But the New York Aquarium is poised to be a leader in educating New Yorkers in a way that could strengthen the city’s relationship with the ocean, and its recent additions are great at achieving this. As I walked through the new shark exhibit, there seemed to be just as much emphasis placed on interactive educational features as the life swimming behind the glass. Examples include several shrines to modern ocean health issues that I have become deeply familiar with during my time in graduate school for marine science, including climate change, ocean plastics, and overfishing. There’s a model restaurant showcasing ways visitors can help identify sustainable seafood at restaurants and grocery stores, and educate on the consequences of poor choices. There are moving images of garbage and plastic pollution that children can stomp on like a game of trash-pile whack-a-mole. The city certainly has enough garbage on the street for those kids to make the game a part of their daily lives, as it was during my childhood. But maybe one day these efforts could lead to a new generation that’s more responsible with waste than we are today. This educational focus the aquarium is taking also extends beyond the new shark exhibit. Nowhere more apparent than when Oswald, the sea lion performer in residence, slapped the recycling bin in frustration when his trainer tried to throw a plastic bottle in the garbage during feeding time.

Exploring the “Hudson Canyon” inside the new exhibit

But the most impressive direction that the aquarium has taken is a reinforced focus on marine life in the local NY area. Massive immersive displays, designed to resemble the Hudson Canyon just offshore from the city, dominate the new exhibit. The result is a viewing experience that brings the ocean closer to home, and thereby something that the average New Yorker can more closely connect with. Hopefully this will teach many visitors that our daily lives in this concrete jungle can and do have a major impact on some of the most impressive life in the ocean that swims only a few miles away. This type of impact is badly needed in New York, which as I mentioned feels so disconnected from the sea compared to other coastal cities in the country. And that disconnect needs to be bridged not just for the benefit of life in the ocean, but to also help visitors understand that the city’s own future is tied to the ocean in return.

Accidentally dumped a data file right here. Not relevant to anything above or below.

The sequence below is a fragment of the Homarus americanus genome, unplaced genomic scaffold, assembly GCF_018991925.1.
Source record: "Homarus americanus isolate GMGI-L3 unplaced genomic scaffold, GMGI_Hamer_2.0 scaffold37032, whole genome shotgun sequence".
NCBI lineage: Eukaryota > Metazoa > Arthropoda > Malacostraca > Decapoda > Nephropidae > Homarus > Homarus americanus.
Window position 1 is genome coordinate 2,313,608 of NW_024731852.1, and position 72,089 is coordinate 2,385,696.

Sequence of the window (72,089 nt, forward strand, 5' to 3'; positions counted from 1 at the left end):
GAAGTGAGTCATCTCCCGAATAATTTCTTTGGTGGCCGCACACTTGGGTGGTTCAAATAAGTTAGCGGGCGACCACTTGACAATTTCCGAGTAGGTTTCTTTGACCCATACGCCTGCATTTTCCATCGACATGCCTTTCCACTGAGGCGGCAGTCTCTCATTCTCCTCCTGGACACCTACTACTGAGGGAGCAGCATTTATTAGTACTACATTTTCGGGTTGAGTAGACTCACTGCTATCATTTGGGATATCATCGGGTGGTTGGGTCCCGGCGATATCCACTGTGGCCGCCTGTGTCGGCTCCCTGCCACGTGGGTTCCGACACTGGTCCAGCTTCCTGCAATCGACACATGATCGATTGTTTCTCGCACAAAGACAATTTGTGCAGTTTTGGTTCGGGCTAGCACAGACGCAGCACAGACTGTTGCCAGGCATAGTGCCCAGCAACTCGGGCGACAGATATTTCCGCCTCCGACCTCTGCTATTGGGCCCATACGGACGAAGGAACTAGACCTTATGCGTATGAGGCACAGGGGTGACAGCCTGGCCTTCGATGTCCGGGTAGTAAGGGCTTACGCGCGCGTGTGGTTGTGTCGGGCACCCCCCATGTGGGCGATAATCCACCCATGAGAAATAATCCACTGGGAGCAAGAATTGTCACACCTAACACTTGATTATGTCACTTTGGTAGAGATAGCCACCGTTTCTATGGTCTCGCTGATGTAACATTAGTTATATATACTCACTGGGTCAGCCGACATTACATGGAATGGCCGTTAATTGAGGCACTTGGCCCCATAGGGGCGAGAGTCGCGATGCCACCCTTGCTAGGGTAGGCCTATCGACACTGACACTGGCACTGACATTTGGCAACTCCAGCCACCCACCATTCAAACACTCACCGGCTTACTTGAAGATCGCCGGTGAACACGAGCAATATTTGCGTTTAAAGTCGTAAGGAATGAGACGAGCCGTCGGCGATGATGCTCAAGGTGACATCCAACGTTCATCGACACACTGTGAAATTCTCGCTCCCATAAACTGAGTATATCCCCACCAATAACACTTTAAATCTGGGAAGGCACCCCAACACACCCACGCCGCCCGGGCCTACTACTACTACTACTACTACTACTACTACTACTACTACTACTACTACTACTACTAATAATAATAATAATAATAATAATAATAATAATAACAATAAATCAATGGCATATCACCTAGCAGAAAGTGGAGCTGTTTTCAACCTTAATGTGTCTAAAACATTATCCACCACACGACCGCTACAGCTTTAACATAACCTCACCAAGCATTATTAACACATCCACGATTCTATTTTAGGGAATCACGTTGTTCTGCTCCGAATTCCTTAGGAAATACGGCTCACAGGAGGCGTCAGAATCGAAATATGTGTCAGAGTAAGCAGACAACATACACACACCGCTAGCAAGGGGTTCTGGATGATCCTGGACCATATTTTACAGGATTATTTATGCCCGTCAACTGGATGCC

Many experts and advocates have labeled New York City as one of the most vulnerable locations in the U.S. to the impacts of climate change. Threats include sea level rise, more extreme hurricanes bombarding the east coast, and of course the combined effect of the two that leaves much of the city in peril. But New York is no stranger to the potential devastation of such a future, much of the infrastructure here is still recovering from the impacts of Hurricane Sandy in 2012.

Coney Island, and the aquarium, was one of the areas hardest hit by Sandy, and the wound is still fresh. The opening of the “Oceans Wonders” exhibit is just the first major step in the rehabilitation and redevelopment of the aquarium, where many of the buildings and exhibits I cherished as a child have yet to reopen. At the aquarium, climate change not only threatens many of the species and environments on display in the wild, but also threatens to destroy the aquarium itself. And it is Coney Island’s physical relationship with climate change that puts the aquarium in a uniquely challenging position compared to other aquariums around the country. Not that other aquariums are not vulnerable, but the New York Aquarium has already faced terrible devastation and today still sits below the seaside boardwalk between it and the beach. But the aquarium and its leadership appear to stand resilient in the face of such dangers. The new exhibit is built upon a massive concrete foundation designed to withstand the type of wrath that Hurricane Sandy delivered. In this manner, the New York Aquarium is not just an educational tool to communicate issues like climate change, it also serves as a tangible reminder of its potential dangers, as well as a case example in sustainable adaptations to future impacts.

Aquarium parking lot after closing, January 1st, 2019

So while the New York Aquarium on Coney Island faces difficult challenges, it is also uniquely positioned to deliver powerful messages. The new developments feel like the beginning of a rebirth that intends to take advantage of that position, and they are a positive step towards the aquarium’s future, as well as ours and our relationship with the ocean. So at the end of the day, in lieu of something from the gift shop, I left for home with this message: when proper steps are taken like those at Coney Island, aquariums can effectively educate us about the ocean and the life within, serve a reminder of the dangers we pose to it (as well as ourselves), and provide us with the know-how to conserve it for future generations. I’m proud to see my hometown aquarium becoming a model in this regard that other aquariums can take lessons from, and I’m excited to see what comes next.



John Bohorquez, PhD

Multidisciplinary marine conservation scientist. Affiliations: The Ocean Foundation, The Conservation Finance Alliance, & Stony Brook University. USA/Colombia.